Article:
Archive for the ‘Back formation’ Category

Another prohibition on tipping

July 4, 2017

Yesterday’s posting on cow-tipping and related matters distinguished two verbs tip, played with in a cartoon by Daniel Beyer:

(1) give (someone) a sum of money as a way of rewarding them for their services

(3) overbalance or cause to overbalance so as to fall or turn over

and provided a joke sign prohibiting cow-tipping. There are of course also NO TIPPING signs, usually in restarants, prohibiting gratuities.

Now Benita Bendon Campbell reminds me of NO TIPPING signs in the UK that often baffle American visitors because they appear along roads, in places where gratuities would seem to be irrelevant. There are variants that show that a third verb tip is at issue here, one related to the

noun tip: British a place where trash is deposited; a dump. (NOAD2)

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1 Bizarro, 2 Bizarro

May 25, 2017

Yesterday’s and today’s Bizarro strips:

(#1)

(#2)

(If you’re puzzled by the odd symbols in the cartoons — Dan Piraro says there are 3 in both strips — see this Page.)

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On the boulevard of broken dreams with Kip Noll

March 26, 2017

(There will be plain-talking discussion of men’s bodies and sexual practices of several kinds, so this is not for kids or the sexually modest.)

The boulevard in question is Sepulveda Boulevard (my morning name for Friday), part of which is a piece of the Pacific Coast Highway, the locus of William Higgins’s 1981 gay porn flick of that name (PCH), starring Kip Noll. Meanwhile, what we know of Noll’s life involves a substantial career in all kinds of sex work, including a lot of work as a dance hall boy, that is, a male stripper for men, and almost surely work as an escort for men, that is, as a male prostitute or stud hustler — two occupations that fit senses of the label gigolo (originally the masculine version of a French term for ‘dance hall girl’, and then ‘prostitute’). Which brings us to “The Boulevard of Broken Dreams”, a song that refers to “gigolos and gigolettes” — male and female prostitutes — strolling on a Parisian boulevard. (This is in France, and in a pop culture fantasy, two places where hustlers and hookers are regularly construed as picturesque rather than socially dysfunctional; a similar example, the movie Gigolette, is to come below.)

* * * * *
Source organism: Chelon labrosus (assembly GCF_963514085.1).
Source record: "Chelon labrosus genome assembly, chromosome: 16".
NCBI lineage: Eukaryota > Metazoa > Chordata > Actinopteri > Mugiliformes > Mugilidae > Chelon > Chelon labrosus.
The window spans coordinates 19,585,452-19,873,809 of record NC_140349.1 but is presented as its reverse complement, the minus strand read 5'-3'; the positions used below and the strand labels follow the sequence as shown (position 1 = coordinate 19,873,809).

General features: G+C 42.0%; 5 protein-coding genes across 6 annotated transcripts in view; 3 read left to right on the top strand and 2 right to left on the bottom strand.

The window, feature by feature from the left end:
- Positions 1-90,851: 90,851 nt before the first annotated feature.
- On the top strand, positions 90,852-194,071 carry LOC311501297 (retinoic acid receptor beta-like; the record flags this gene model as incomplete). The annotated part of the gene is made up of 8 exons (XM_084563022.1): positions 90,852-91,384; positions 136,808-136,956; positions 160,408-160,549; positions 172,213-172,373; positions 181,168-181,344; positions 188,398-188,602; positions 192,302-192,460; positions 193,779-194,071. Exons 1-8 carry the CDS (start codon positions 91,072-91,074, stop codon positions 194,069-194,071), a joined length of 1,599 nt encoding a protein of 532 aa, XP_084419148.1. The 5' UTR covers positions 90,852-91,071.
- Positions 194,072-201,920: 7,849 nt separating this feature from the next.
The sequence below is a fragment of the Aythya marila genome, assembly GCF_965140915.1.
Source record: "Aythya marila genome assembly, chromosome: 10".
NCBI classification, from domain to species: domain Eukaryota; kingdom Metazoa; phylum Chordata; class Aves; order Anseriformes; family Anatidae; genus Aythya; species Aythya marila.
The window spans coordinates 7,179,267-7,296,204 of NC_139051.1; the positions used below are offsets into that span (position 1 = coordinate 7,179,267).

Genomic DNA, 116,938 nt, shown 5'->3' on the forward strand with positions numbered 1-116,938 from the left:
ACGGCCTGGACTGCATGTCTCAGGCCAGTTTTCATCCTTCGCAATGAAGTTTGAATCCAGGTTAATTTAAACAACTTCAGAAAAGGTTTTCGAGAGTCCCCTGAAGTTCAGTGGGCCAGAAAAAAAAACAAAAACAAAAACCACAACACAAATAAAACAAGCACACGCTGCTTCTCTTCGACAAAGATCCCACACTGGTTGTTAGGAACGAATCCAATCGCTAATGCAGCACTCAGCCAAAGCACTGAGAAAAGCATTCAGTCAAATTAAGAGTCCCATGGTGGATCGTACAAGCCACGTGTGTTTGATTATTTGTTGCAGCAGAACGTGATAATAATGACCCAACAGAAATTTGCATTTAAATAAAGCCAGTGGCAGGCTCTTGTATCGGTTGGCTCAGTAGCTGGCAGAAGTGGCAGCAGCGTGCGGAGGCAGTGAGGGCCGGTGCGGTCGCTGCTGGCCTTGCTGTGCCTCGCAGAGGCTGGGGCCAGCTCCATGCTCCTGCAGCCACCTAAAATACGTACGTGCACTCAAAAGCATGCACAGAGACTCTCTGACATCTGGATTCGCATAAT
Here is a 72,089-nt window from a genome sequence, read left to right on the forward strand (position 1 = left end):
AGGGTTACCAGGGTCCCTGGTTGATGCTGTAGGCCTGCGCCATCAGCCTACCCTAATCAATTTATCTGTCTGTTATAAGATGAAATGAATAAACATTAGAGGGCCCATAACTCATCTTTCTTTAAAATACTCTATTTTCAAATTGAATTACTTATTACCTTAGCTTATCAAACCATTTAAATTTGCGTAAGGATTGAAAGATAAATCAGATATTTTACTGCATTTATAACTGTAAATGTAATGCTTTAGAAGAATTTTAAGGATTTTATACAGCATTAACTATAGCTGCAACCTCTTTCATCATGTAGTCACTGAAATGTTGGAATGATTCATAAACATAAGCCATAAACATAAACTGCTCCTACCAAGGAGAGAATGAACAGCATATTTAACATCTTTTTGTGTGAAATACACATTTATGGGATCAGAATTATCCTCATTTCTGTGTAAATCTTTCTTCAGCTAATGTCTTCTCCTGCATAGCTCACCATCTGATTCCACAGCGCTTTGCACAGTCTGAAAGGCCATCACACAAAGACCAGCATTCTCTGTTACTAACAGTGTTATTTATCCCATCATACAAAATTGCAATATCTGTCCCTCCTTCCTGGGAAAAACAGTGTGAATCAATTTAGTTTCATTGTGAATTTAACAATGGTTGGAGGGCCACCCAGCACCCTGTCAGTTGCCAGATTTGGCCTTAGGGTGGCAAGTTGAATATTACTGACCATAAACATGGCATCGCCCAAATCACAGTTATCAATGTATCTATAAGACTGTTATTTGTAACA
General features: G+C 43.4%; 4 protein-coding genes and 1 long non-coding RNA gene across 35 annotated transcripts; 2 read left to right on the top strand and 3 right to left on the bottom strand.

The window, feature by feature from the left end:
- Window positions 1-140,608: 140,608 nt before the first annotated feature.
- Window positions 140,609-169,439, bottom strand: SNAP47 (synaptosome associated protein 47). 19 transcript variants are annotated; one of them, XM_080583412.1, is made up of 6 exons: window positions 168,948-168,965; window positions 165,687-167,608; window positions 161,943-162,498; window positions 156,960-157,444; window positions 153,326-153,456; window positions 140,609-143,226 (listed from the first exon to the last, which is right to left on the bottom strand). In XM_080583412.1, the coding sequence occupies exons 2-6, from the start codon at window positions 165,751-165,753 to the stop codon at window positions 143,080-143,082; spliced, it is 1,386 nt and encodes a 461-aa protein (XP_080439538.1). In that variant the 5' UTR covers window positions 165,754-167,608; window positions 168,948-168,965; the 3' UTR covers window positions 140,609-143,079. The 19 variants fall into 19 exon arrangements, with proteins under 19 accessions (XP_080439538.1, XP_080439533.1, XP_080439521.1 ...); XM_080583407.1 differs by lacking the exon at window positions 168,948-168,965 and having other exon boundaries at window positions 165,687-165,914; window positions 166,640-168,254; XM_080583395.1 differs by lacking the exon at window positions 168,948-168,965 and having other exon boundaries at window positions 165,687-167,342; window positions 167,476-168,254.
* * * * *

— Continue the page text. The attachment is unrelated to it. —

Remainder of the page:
These investigations wil eventually take us to picturesque locations in Spain (where the Sepulvedas come from) and also to “the dark, underground world of a New York City gigolo”, as presented in Michael Lucas’s penis-heavy gay porn flick Gigolos (2007). A long distance from the sunny surfer beaches of southern California, but Noll eventually danced his dick off (and probably sold it as well) on the mean streets of New York.

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Lukas is back!

November 13, 2016

(Underwear and raunchy innuendo, with a jock harness bonus, and some language stuff, but, yes, men’s bodies, so not to everyone’s tastes.)

The latest Daily Jocks offering, with my caption:

(#1)

Lukas and the Back Alley Boys
Return this week for a
Short engagement,
Featuring old favorites
— “Butt Up, Baby”, and
Fresh stuff
— “Pullin’ My Pants Down For You”,
Soon to be released on their
Ballsy new album
Silly Love Songs

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binge-bingeing

May 7, 2016

The wonderful creation of Pierce in Zits:

binge-bingeing is the PRP form of a verb to binge-binge, which is an instance of one or the other of two different compound V constructions of the form to N + V, whose semantic and pragmatic differences are small enough to ignore here.

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to shape-shift